Guns and ammunition for sale in Burns, Oregon. January 5, 2016. (AFP / Rob Kerr)

But somehow I did not spot nearly a half a dozen large American pickup trucks block the road behind me. When I saw them, I wasn’t sure which side of the standoff the dozen of military-armed people approaching me were on. Guns trained on me, they ordered me out of my car with my hands up. They turned out to be FBI. After the initial tension, both their and my nerves calmed. They asked me what types of things I had seen in the weeks before. I didn’t have much to share.

Surreal ending to a surreal story

Adding to the surrealism of the situation was the setting -- the beautiful landscape of the wildlife refuge. People carried forth about the right to bear arms and their frustration as to who owns the land against the background of quail and pheasant roosters.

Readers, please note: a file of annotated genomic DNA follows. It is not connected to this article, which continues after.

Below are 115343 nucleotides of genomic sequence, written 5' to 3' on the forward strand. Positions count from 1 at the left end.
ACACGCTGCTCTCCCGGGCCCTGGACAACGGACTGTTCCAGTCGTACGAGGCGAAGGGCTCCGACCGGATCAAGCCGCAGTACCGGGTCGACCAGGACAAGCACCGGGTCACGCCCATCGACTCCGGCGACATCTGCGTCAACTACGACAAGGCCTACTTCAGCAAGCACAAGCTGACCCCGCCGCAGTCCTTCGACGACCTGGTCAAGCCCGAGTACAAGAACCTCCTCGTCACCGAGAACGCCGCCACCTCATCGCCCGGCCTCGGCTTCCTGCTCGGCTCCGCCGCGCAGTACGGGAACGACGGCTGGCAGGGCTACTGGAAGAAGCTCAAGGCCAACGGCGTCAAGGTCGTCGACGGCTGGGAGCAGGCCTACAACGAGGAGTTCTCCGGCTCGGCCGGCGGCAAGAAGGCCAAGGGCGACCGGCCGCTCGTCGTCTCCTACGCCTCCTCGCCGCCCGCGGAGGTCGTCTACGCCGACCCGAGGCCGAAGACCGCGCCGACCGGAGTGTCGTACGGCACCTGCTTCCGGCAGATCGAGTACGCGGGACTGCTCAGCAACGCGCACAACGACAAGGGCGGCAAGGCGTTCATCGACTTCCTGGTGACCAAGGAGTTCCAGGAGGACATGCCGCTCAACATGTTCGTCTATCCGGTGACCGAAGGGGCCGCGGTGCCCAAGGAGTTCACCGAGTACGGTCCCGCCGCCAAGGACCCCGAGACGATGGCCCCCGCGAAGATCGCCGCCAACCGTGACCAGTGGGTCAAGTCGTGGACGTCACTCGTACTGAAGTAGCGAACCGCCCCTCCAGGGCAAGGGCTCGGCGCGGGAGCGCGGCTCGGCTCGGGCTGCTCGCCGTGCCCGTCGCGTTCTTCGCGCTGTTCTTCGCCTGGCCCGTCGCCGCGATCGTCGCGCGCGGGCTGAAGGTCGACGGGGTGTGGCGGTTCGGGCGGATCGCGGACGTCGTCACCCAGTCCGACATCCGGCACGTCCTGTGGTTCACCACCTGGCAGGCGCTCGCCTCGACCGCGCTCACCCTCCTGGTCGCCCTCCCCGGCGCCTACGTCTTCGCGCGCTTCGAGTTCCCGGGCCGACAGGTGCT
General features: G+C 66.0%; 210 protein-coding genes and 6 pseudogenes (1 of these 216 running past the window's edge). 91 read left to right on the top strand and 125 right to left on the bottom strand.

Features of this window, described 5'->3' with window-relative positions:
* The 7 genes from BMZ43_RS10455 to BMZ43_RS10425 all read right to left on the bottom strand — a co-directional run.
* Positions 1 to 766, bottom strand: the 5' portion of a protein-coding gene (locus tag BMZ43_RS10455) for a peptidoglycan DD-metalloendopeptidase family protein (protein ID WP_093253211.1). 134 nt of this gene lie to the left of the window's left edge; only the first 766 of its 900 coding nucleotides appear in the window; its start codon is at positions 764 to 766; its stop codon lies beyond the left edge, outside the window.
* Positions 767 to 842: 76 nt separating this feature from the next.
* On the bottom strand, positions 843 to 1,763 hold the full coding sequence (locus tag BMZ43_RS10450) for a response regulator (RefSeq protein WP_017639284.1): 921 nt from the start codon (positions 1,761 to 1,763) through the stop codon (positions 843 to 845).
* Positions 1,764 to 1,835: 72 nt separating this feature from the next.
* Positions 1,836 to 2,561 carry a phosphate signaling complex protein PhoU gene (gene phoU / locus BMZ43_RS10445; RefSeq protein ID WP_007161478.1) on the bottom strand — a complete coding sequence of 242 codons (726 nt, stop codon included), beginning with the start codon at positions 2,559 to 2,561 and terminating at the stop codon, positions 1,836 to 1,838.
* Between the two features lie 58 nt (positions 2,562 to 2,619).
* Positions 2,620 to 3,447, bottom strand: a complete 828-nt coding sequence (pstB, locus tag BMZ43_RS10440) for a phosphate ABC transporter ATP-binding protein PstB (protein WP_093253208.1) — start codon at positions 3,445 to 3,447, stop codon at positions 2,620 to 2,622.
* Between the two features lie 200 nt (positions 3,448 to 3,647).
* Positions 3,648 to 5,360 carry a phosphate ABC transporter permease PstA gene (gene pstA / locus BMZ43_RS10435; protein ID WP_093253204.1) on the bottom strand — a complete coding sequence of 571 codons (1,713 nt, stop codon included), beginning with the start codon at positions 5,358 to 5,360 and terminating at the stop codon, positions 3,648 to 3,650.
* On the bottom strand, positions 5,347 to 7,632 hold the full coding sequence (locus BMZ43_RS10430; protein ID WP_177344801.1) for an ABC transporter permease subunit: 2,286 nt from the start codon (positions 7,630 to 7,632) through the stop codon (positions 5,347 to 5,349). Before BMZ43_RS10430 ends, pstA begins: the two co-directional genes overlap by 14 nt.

One of the occupiers, Duane Ehmer, wearing a leather jacket with the U.S. Flag on the back, would ride or walk his horse Hellboy around the occupied federal compound. A rancher would comment on Ehmer's riding skills.

Duane Ehmer and Hellboy at the entrance to the refuge. January 15, 2016. (AFP / Rob Kerr)

Deer often dotted the frozen wetlands in the horizon and cattle picked over their feeding. The landscape changed from fog to snow and wind, with beautiful light over vast distances.

Deer were a constant presence for those covering the standoff. Many people hit them with their vehicles as they drove on remote roads covered in ice and snow. One guy managed to hit two deer in a single incident.

Quiet no more

I think one of the most poignant things about this story was its effect on the locals. They went from a sleepy rural area to one suddenly crawling with massive numbers of police, armed citizen militias and media. When you’re getting a haircut in your barber shop and all of the sudden an Oregon state police explosives vehicle pulls up out front, well, that can be disconcerting. Without reliable channels of communication, most of the time the locals just wondered what the heck was going on.